2013 is nearly ready to head into the history books with less than 4 months left before 2014 – and it is time, once again, to revisit your annual tax planning checklist!
If you haven’t already been making regular deposits to your TFSA for 2013, now is the time to get busy. Unlike RRSPs, TFSAs operate on the calendar year – there is no 60-day contribution period. The annual limit for 2013 is $5,500 and every Canadian taxpayer age 18 or over can get one. No earned income necessary – parents can loan or gift funds to a dependent to open the plan and no attribution rules will apply. Seniors may want to consider moving investments from other non-registered (OPEN) accounts into TFSAs to reduce the impact of investment income on the OAS claw-back formula.
If you are considering a significant contribution, now is the time to put things in place so that you get all of your tax receipts for the 2013 tax year. For first-time donors, remember there is a significant enhancement to the tax credit available for you!
Eligible Medical and Dental Expenses
If you need major dental work, consider getting it done before year-end – just as TFSAs and Charitable Contributions work on a calendar year basis, so does the Medical Expense Tax Credit. For prescriptions that would normally renew in January, get a 3 or 4-month refill in December to maximize the credit in 2013. Travel Medical coverage premiums can also be used in determining this credit along with your personal medical or dental premiums – pay them annually before year-end to get the biggest credit.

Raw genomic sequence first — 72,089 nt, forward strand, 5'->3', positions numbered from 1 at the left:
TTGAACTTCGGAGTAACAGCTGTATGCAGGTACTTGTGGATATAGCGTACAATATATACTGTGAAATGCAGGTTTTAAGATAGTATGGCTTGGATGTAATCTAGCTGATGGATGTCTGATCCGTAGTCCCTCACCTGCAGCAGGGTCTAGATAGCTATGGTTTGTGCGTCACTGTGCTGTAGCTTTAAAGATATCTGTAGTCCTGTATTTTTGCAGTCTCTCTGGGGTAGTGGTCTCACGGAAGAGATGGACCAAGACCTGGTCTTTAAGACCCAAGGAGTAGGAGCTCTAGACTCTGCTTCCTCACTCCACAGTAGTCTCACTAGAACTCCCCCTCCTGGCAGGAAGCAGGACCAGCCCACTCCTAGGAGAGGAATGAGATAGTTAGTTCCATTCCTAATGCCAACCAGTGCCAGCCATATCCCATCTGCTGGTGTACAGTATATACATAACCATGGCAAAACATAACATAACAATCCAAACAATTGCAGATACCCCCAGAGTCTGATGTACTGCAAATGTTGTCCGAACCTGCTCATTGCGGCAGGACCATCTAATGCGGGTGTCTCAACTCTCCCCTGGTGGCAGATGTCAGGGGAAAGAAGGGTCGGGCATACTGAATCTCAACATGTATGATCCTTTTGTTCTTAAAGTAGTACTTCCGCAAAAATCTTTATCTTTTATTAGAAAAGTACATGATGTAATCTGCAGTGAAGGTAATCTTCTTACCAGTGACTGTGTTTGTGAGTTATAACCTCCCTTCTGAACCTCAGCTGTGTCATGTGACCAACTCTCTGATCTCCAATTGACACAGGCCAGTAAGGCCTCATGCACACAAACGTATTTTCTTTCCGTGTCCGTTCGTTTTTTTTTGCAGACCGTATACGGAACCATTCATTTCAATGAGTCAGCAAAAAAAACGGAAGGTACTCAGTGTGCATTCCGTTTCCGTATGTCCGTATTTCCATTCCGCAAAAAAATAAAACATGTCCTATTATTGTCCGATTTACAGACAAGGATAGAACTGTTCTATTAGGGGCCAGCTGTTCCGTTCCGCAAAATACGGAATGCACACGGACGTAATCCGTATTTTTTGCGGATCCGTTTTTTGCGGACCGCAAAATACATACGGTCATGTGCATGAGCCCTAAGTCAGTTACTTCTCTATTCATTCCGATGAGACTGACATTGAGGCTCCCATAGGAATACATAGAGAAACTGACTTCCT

Investment Advisory Fees (excluding those for Registered Accounts – RRSPs, RRIFs, etc.)
Provided all of the requirements of the Income Tax Act are met, investment advisory fees for non-registered (OPEN) accounts may be tax deductible. Check with your advisor and if they are normally paid in January, it may be to your advantage to pay them in December.
I know it is still a bit early to consider this tax-tactic but it does make sense to begin having these conversations with your investment advisor/mutual fund representative and tax-planner. While it isn’t possible to time the market effectively, you should plan any such sales in the unemotional, cold light of day, not in a hurried and hap-hazard fashion on the last trading day of the year!
There are other things to consider, but these are ones that apply to a very high percentage of tax-payers!